KeywordsWorld War, 1939-1945 -- Participation, Indian
Indians of North America -- History -- 20th century
Indians of North America -- Government relations
AdvisorCarter, Paul A.
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PublisherThe University of Arizona.
RightsCopyright © is held by the author. Digital access to this material is made possible by the University Libraries, University of Arizona. Further transmission, reproduction or presentation (such as public display or performance) of protected items is prohibited except with permission of the author.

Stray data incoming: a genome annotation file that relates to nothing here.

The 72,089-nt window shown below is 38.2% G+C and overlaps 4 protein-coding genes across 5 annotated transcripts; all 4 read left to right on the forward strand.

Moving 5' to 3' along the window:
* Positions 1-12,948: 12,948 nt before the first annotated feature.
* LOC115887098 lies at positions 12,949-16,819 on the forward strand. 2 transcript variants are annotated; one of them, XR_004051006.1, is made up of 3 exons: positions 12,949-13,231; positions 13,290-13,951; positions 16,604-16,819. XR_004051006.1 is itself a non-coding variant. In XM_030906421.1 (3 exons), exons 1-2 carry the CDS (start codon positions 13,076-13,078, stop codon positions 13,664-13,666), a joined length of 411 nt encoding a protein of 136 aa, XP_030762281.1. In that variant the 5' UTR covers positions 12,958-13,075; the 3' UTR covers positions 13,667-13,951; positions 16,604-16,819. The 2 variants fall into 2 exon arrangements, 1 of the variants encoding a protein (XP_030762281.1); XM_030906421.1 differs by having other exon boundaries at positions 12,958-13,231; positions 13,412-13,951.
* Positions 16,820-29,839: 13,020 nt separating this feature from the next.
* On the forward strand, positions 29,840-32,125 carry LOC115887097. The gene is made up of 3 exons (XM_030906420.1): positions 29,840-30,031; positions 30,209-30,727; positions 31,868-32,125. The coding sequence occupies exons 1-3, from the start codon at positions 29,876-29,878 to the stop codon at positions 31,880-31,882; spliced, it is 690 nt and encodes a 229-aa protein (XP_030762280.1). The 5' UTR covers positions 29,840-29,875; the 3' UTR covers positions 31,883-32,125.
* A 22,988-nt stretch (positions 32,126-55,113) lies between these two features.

AbstractThe Indian New Deal of the 1930s changed official policy from assimilationist attitudes to acculturation on the reservation and an emphasis on tribal culture. John Collier's program included self-determination in tribal matters and advancements in health, education, and the economy. Despite improvements in these areas, many critics charged that Collier's administration increased bureaucracy and hampered Indian attempts at decision making. The American Indian Federation, one of Collier's most relentless critics and a group with extreme right-wing, Fascist connections, succeeded in publicizing the Indian Bureau's deficiencies but failed to gain many followers among Indians. Native Americans appeared oblivious, puzzled, or overtly hostile to this group which undermined its own efforts with its blatant racism, anti-Semitism, and un-American attitudes which struck at the very heart of American Indian patriotism. This deep-seated patriotism, manifested in World War II by a ninety-nine percent registration for the draft, accompanied a resurgence of tribal sovereignty as Indians demanded the right to refuse to enlist. Based on government violation of treaty rights, this refusal emerged as a philosophical argument, because Native Americans enlisted in numbers comparable to their white peers. Politicians critical of the Indian New Deal exploited the Indian war effort to push their own agenda of reversing the Indian Reorganization Act. The enormous wartime sacrifices and contributions offered by civilian Indians further convinced the public and politicians that Native Americans no longer needed supervision. In postwar America Indians who had willingly given labor, resources, and finances found that their role in America's war would be all too easily forgotten. The Indian veteran and his civilian counterparts soon realized that their fight for freedom did not end in Europe or in the Pacific. When they returned to their homes and encountered injustices which had always existed, Native Americans refused to passively accept these situations. In the 1940s American Indians asserted their rights and began the fight for equality which would continue for the next three decades.